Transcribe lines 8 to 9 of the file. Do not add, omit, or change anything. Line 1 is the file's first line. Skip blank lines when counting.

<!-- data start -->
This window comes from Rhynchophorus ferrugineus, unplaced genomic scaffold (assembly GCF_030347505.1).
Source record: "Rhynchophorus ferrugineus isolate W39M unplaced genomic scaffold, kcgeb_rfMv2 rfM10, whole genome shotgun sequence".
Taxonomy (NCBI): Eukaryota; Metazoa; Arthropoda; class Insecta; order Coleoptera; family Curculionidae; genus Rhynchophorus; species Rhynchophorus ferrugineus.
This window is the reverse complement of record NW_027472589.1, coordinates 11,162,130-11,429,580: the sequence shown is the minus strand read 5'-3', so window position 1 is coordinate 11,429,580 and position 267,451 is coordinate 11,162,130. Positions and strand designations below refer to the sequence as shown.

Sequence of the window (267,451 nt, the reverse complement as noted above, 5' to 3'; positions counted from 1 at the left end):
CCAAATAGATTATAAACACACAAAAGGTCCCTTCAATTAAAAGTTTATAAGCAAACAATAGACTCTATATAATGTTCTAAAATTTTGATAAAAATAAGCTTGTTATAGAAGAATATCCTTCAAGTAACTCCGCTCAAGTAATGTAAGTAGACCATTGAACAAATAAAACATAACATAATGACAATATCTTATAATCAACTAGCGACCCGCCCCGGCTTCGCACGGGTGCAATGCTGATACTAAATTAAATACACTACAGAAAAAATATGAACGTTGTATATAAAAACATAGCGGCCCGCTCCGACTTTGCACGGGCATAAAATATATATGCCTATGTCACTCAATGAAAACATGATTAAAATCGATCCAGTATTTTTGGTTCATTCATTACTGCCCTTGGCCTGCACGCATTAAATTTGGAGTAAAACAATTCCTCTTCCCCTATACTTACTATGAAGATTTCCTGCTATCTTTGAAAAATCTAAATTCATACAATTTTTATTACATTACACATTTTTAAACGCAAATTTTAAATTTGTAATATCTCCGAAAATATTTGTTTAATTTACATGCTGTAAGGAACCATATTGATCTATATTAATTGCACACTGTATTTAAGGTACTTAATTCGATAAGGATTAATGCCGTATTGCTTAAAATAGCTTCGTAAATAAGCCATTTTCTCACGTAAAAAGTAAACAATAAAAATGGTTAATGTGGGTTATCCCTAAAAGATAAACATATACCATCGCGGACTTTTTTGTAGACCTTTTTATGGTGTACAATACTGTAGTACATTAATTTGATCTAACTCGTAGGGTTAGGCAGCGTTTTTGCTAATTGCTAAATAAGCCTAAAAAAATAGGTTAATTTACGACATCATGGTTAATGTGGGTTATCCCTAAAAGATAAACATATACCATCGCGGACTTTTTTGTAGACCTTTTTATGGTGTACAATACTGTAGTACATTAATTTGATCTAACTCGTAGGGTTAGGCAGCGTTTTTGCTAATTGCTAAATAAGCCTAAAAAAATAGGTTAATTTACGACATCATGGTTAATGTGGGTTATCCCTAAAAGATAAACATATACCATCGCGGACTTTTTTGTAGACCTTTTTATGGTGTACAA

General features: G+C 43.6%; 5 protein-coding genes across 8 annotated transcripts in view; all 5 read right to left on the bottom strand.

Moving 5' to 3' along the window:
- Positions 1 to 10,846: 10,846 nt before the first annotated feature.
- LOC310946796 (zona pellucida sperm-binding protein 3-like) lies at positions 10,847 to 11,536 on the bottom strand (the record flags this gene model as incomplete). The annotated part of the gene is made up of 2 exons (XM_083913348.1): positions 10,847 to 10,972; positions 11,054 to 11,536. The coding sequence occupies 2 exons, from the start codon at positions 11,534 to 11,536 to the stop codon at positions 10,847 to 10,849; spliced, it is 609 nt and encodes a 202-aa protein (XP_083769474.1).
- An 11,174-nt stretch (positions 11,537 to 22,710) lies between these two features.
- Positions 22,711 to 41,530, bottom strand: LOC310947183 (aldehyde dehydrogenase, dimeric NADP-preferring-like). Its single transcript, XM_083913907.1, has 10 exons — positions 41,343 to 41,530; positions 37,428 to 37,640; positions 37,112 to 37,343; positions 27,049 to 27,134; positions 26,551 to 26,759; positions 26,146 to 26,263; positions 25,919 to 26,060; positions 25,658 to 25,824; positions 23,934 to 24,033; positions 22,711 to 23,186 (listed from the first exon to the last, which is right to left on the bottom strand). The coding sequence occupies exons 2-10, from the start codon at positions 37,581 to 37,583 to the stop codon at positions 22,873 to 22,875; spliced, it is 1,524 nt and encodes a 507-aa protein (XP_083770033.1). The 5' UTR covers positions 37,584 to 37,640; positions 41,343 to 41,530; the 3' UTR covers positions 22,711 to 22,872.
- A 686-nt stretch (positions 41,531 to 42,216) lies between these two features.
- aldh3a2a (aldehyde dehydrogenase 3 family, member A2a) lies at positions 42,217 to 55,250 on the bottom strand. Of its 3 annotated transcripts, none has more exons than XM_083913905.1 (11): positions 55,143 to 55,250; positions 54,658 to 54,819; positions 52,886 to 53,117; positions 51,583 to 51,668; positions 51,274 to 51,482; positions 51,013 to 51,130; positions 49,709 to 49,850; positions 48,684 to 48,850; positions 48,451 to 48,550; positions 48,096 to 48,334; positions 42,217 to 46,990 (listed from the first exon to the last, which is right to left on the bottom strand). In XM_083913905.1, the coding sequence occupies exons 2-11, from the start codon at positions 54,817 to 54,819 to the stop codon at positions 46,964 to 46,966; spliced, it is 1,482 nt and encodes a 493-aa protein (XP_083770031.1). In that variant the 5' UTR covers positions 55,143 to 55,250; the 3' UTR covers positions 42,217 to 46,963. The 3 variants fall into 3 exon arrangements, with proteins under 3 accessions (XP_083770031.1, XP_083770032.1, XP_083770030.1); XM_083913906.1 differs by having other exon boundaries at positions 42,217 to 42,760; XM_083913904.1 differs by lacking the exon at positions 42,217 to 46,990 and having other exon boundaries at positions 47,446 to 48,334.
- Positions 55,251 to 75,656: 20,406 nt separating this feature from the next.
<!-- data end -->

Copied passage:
Moving 5' to 3' along the window:
- Positions 1 to 10,846: 10,846 nt before the first annotated feature.